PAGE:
The conviction would appear on a standard DBS check until ‘spent’. It would also appear on an enhanced DBS check until ‘filtered’ after 11 years. No doubt this can have a profound impact on someone’s career prospects, particularly in certain fields.
The conviction would be disclosed on various types of visa and immigration applications.
What can a solicitor do for me?
We have many years’ experience in dealing with the various train companies and have an excellent track record of settling the matters out of court.
We can make an out of court settlement offer on your behalf. This includes drafting powerful and persuasive arguments to convince the company not to prosecute you.
The best fare evasion solicitors will have a direct line of contact with the relevant Prosecutions Unit and can make representations on your behalf in an efficient and timely way.
Is Legal Aid available for fare evasion and oyster card offences?
In short no. Legal aid is not available to cover legal fees for fare evasion offences at court.
How much does a fare evasion solicitor cost and what does the service include?
We offer a fixed fee service, limited to 3 hours on our hourly rate.
The service includes:
- An hour face-to-face consultation (either in the office or via zoom / teams / whatsapp etc)
- Drafting a detailed letter to the Train Company – inviting them to settle out of court without a prosecution
- Guidance on providing supporting documents to enhance the chances of success
What transport companies can you handle prosecutions from?
- Transport for London (Docklands Light Railway, Tube, London Overground)
- Transport Investigations Company Limited
- GTR – Govia Thameslink Railway
- Transport Investigations
- C2C Rail Ltd
- First Capital Connect
- Cross Country Trains
- East Midlands Trains
- South West Trains
- Virgin Trains
- London Midland
- Northern Rail
- Arriva Trains Wales
- Chiltern Railways
- Greater Anglia
- Heathrow Connect
- Heathrow Express
- Gatwick Express
P was a young man who had used his father Freedom Pass on the London Underground. He was using it to travel to work over a 3-month period. The TFL investigator was able to obtain a list of all of the journeys undertaken using the Freedom Pass. This identified that P had been travelling at the same time and to the same destination as per the previous trips. TFL estimated that approx. £800 of unpaid trips had been taken by P. We were able settle this case out of court on behalf of P after obtaining evidence of the specific financial difficulties that P was suffering at the time as well as a recent family bereavement.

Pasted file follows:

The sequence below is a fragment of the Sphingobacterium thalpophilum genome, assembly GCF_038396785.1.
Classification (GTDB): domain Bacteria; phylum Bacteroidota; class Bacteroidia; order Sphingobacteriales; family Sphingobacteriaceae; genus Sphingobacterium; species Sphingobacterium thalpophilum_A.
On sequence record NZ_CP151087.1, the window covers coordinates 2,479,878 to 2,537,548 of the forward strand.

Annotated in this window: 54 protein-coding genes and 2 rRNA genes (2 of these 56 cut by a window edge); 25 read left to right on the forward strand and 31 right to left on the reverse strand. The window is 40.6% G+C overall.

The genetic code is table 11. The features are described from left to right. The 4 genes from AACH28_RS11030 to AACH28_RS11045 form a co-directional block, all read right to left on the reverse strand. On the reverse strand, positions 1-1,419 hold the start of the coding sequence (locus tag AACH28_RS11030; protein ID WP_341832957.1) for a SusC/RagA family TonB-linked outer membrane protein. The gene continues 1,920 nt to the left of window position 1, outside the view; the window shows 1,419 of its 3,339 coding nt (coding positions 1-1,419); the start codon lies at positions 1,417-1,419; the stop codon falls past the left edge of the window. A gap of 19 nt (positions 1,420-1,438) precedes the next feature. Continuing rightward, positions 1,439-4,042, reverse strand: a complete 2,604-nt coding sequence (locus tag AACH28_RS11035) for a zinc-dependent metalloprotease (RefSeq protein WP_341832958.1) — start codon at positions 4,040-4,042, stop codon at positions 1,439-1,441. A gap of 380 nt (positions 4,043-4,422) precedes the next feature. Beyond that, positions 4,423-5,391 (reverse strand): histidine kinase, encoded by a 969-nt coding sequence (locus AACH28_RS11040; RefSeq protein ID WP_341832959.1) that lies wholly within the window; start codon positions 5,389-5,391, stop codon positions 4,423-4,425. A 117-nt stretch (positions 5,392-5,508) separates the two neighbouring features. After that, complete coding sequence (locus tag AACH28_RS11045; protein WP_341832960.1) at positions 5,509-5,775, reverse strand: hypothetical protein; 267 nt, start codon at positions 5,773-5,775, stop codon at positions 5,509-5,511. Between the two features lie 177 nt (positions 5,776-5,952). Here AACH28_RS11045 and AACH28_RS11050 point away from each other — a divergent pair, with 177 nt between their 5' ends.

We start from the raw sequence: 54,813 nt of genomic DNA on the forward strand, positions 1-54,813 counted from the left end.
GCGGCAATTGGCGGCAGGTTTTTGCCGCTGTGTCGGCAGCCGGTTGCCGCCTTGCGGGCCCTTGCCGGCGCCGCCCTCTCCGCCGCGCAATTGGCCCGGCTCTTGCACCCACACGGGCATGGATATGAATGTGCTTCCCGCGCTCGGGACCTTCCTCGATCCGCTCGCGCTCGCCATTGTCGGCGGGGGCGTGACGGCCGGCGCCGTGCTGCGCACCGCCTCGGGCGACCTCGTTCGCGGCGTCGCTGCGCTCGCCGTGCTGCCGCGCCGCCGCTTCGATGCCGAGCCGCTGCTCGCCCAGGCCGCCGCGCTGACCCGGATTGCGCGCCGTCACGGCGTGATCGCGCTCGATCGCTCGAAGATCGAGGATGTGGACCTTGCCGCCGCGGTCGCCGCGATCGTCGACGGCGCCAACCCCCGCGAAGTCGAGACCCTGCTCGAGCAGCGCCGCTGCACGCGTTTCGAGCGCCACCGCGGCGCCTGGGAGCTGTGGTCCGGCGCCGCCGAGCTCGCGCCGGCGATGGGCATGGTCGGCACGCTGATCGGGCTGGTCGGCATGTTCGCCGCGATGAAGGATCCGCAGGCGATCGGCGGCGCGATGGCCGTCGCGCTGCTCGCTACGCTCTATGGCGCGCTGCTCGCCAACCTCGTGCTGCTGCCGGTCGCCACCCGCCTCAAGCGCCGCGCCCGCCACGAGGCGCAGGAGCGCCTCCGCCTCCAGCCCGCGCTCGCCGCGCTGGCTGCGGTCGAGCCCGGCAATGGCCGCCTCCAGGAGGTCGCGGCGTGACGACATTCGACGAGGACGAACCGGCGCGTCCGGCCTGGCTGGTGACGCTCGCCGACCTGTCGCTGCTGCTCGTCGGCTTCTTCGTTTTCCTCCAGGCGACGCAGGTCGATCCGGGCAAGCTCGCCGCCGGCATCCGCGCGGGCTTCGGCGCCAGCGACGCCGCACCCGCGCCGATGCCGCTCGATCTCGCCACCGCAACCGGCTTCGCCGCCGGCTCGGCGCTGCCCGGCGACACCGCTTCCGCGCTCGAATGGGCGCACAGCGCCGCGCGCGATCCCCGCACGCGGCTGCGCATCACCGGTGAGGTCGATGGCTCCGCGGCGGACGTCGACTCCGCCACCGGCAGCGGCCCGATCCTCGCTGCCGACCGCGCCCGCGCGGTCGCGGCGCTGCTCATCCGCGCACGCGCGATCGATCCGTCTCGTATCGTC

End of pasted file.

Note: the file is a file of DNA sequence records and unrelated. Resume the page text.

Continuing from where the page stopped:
B was travelling on the train to Gatwick Airport without a ticket. He was summoned to appear at court to hear the matter, with the hearing only a few days away. We were able to urgently contact the train company. They withdrew the prosecution on the basis B paid for the train company’s administrative costs and the unpaid ticket.
B was travelling into London over a 3 month period, purchasing a ticket which did not cover the whole journey. As the turnstiles were always down in his local station, he was able to board the train without his ticket being checked. He purchased a ticket from a station much closer to his final destination, saving approximately £15 on each trip. The train company noticed this suspicious pattern and stopped him when he arrived into London. He was invited for an interview under caution. He had a conference with Reeds solicitors and received advice about whether to agree to be interviewed. Successful representations were made to settle the matter out of court.
Testimonials for Reeds Fare Evasion SOlicitors
“Nathan Seymour-Hyde was an amazing solicitor and person to speak with. He promptly responded to emails and WhatsApp messages. However, what was even greater was his amazing advice. He explained each issue with clarity and cohesion and was extremely understanding and considerate of the nuances of a fare evasion issue. He went beyond the time frame of the consultation and did not rush or make me feel pressured at any point. He deals with the matter fast and we have got an amazing result with no criminal record. He is everything you want in a solicitor handling a fare evasion matter. I would highly recommend his service and this firm.” (Google Review, September 2021)
“The solicitor who took on my case took a statement; we spoke about my situation in depth. He was very honest and though the odds may have been against us, he was able to come up with a good plan of action. Throughout the process there was great communication between us and a week or so later, he informed me I was able to settle out of court with no criminal conviction.”
“I decided to use my mother’s Freedom Pass just to save money which was a terrible mistake. After using it for a few weeks I was stopped by a ticket inspector. I then received a letter from TfL saying that I was summoned to court for fare evasion. I was lucky to find Nathan who helped me with my case. From start to finish, my claim was dealt very professionally. They did an excellent job and she gave me all the information I needed”
“My solicitor has been extremely professional, and his confidence has put my mind at rest. Most importantly I got the result that I wanted! Thoroughly recommend!”